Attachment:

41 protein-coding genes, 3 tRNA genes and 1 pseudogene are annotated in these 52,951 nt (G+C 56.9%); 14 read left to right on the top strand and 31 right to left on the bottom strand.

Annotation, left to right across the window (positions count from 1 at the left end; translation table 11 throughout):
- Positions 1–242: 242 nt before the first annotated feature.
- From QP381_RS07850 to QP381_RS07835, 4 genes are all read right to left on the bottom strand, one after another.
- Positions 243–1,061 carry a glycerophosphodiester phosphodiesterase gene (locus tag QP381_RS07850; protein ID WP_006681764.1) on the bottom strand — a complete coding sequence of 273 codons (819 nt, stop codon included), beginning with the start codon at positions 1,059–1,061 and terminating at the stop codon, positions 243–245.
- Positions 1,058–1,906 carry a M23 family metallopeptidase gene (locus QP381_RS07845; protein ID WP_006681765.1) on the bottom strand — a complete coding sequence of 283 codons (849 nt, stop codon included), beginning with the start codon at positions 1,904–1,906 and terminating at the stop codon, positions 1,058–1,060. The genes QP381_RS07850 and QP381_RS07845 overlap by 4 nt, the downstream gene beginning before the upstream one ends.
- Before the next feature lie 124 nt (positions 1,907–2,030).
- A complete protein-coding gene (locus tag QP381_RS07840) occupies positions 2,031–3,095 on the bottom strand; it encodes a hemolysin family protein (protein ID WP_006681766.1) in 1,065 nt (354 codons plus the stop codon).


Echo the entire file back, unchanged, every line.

41 protein-coding genes, 3 tRNA genes and 1 pseudogene are annotated in these 52,951 nt (G+C 56.9%); 14 read left to right on the top strand and 31 right to left on the bottom strand.

Annotation, left to right across the window (positions count from 1 at the left end; translation table 11 throughout):
- Positions 1–242: 242 nt before the first annotated feature.
- From QP381_RS07850 to QP381_RS07835, 4 genes are all read right to left on the bottom strand, one after another.
- Positions 243–1,061 carry a glycerophosphodiester phosphodiesterase gene (locus tag QP381_RS07850; protein ID WP_006681764.1) on the bottom strand — a complete coding sequence of 273 codons (819 nt, stop codon included), beginning with the start codon at positions 1,059–1,061 and terminating at the stop codon, positions 243–245.
- Positions 1,058–1,906 carry a M23 family metallopeptidase gene (locus QP381_RS07845; protein ID WP_006681765.1) on the bottom strand — a complete coding sequence of 283 codons (849 nt, stop codon included), beginning with the start codon at positions 1,904–1,906 and terminating at the stop codon, positions 1,058–1,060. The genes QP381_RS07850 and QP381_RS07845 overlap by 4 nt, the downstream gene beginning before the upstream one ends.
- Before the next feature lie 124 nt (positions 1,907–2,030).
- A complete protein-coding gene (locus tag QP381_RS07840) occupies positions 2,031–3,095 on the bottom strand; it encodes a hemolysin family protein (protein ID WP_006681766.1) in 1,065 nt (354 codons plus the stop codon).